Please add more weight to weapons, items, magazines etc. I can carry a ridiculous amount of stuff without fatiguing barely and it takes either 14, 200rnd belts or 8 or more rockets just to reach maximum capacity. 7, 200rnd or 4 rockets already seems like too much yet I can barely fatigue from carrying this much.
- Legacy ID
By adding more weight to items, would make players think about what essentials they need instead of thinking they are Rambo and can use all the arsenal at their disposal. This would help players use their role more appropriately.
Let's not get carried away though, I don't want to be as limited as ArmA 2. I think just adding a bit more weight to just the rockets and the launcher of course. Maybe the guns. But I think the magazines and various other items are a good weight already.
Well weight is the one thing. But as this might have impact on the physics i do think instead of weight the size of things should determine what you can pack into your gear. And weight what can be carried. Instead of making things havier you could reduce the max load and additional the space of your gear, like backpacks. With those two indicators you could very well adjust the balance.
A book I have offers a description of a Spetsnaz sniper and spotter during the Afghanistan war. Both of them were carrying (in total) SVD + 400 bullets, PKM + 800 bullets, 2 x APS submachineguns. Add to that unspecified amount of 9mm SMG ammo and grenades, as well as water and possibly food for a couple of days. The book describes them as "walking heavily encumbered like if they were camels".
What we need, is not necessarily weight tuning, but a volume consideration. Right now you can't put a rifle into a vest, but 14 mags is too much. 6 (LBV) or 8 (modular) + 2-4 grenades looks like a good default value. Add to that 2 pistol mags, a personal first aid kit and the vest is full. In the old days, you could have a canteen or two on the belt, but nowadays there are camelbacks anyway. Anything more would require a buttpack or a backpack, maybe cargo pouches on the back of modular vests.
I have an idea about even more milsim inventory system and will be posting it in a separate issue.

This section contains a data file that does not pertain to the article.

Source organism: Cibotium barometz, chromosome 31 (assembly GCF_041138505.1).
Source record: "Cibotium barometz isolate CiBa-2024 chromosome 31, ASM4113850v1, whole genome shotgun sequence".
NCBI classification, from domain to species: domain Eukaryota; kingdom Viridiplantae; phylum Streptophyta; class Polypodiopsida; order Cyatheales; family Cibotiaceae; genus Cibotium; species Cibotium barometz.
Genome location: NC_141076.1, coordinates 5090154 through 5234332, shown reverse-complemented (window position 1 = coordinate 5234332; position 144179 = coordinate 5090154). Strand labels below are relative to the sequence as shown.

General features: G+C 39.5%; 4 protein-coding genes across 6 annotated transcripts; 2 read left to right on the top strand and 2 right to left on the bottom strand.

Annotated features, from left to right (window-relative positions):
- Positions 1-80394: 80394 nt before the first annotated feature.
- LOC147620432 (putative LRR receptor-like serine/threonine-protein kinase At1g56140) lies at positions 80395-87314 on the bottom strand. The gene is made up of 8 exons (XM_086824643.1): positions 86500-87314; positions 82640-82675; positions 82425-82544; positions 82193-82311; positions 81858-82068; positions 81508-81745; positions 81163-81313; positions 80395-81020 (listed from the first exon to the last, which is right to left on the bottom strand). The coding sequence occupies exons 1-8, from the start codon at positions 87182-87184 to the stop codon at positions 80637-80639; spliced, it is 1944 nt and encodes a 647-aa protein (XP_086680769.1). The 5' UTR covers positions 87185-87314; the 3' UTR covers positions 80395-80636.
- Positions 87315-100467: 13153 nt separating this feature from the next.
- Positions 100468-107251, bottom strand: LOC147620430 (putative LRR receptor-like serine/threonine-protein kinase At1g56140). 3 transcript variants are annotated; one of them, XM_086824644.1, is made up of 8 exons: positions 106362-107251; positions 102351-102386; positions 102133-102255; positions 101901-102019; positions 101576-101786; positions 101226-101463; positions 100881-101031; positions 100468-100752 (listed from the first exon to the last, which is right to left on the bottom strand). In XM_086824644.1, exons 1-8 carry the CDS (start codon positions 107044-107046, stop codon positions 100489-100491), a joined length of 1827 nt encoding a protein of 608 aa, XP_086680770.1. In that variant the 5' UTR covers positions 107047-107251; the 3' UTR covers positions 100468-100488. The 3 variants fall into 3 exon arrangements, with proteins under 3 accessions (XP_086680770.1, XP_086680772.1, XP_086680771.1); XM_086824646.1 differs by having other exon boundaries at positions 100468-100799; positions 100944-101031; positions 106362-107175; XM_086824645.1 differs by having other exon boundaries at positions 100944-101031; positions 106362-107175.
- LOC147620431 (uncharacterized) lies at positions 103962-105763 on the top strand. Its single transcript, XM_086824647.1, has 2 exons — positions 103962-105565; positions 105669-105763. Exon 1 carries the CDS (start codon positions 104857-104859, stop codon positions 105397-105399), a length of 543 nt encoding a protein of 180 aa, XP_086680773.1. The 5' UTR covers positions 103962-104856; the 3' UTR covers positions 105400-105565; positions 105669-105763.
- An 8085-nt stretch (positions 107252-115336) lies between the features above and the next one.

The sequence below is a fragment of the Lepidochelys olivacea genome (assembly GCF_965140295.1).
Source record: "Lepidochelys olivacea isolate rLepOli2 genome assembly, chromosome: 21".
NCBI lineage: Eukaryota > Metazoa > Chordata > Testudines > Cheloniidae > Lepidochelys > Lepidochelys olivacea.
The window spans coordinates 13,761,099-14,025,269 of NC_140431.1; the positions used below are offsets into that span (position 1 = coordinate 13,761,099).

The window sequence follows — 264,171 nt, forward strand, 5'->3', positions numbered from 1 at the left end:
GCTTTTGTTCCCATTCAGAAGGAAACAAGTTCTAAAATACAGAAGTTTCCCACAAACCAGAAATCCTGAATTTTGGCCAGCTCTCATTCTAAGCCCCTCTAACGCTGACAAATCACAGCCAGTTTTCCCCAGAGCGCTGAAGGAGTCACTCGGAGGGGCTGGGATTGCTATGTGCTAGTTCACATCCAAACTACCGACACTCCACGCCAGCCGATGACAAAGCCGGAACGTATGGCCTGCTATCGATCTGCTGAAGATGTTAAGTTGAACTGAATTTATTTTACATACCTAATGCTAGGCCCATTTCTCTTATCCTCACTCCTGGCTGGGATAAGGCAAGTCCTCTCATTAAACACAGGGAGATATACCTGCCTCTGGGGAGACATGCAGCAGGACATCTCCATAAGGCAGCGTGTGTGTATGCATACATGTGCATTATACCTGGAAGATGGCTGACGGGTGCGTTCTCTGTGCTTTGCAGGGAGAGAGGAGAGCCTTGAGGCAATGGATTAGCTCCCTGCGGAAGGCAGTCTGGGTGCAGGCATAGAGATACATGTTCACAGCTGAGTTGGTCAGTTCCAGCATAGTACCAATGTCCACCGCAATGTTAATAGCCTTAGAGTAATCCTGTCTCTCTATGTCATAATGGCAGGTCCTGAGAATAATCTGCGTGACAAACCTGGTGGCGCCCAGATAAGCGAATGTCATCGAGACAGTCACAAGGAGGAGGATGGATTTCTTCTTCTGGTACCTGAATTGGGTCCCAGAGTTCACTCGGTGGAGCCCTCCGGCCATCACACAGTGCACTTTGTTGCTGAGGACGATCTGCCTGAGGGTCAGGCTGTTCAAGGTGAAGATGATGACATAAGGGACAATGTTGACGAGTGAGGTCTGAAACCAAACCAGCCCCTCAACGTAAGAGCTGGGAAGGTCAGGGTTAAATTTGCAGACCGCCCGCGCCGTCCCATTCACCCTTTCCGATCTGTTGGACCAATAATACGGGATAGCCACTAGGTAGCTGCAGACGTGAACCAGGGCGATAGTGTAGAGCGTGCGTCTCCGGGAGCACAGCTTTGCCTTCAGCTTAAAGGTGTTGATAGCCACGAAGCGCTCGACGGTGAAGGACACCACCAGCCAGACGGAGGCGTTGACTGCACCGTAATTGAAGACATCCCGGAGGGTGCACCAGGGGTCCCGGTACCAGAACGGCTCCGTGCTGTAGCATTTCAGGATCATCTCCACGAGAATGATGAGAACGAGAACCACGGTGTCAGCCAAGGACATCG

a) Fatigue is affected by stuff you carry (=it is implemented in game)
b) the weight (in models) is not used when calculating the load of items
c) the parameter you are referring to is called "mass" and it is a combined factor of weight AND size (a light but unwieldy A0 cardbox will have a big mass in game, similarly small, but heavy ball of lead).
d) the capacities of backpacks were calculated after experimentally filling real-life backpacks with real-life magazines, I am very reserved to change them in any drastic way.
If you lay down several painfully obvious examples where we are VERY off the reality, we may consider setting these capacities differently.
Personally, I only have an issue with how you can stuff a vest, regardless of its design and number of pouches, but I've made a separate ticket about it: http://feedback.arma3.com/view.php?id=7586
Since then, I've made the following observations regarding weight system:
- An uniform can hold only two MX mags, with a little more room left, only for a first aid kit. ACU trousers easily hold six M16 30-rounds mags in their thigh cargo pockets, probably more could go in, but it would be too bulky.
- While it's true, that excess weight fatigues soldiers sooner, the effect isn't pronounced enough and it could be calibrated more accurately. I made a test, in which I ran (sprint, then jog) 200m with various equipment.
With underwear only, it took 31 seconds to cover the distance (average speed 23km/h).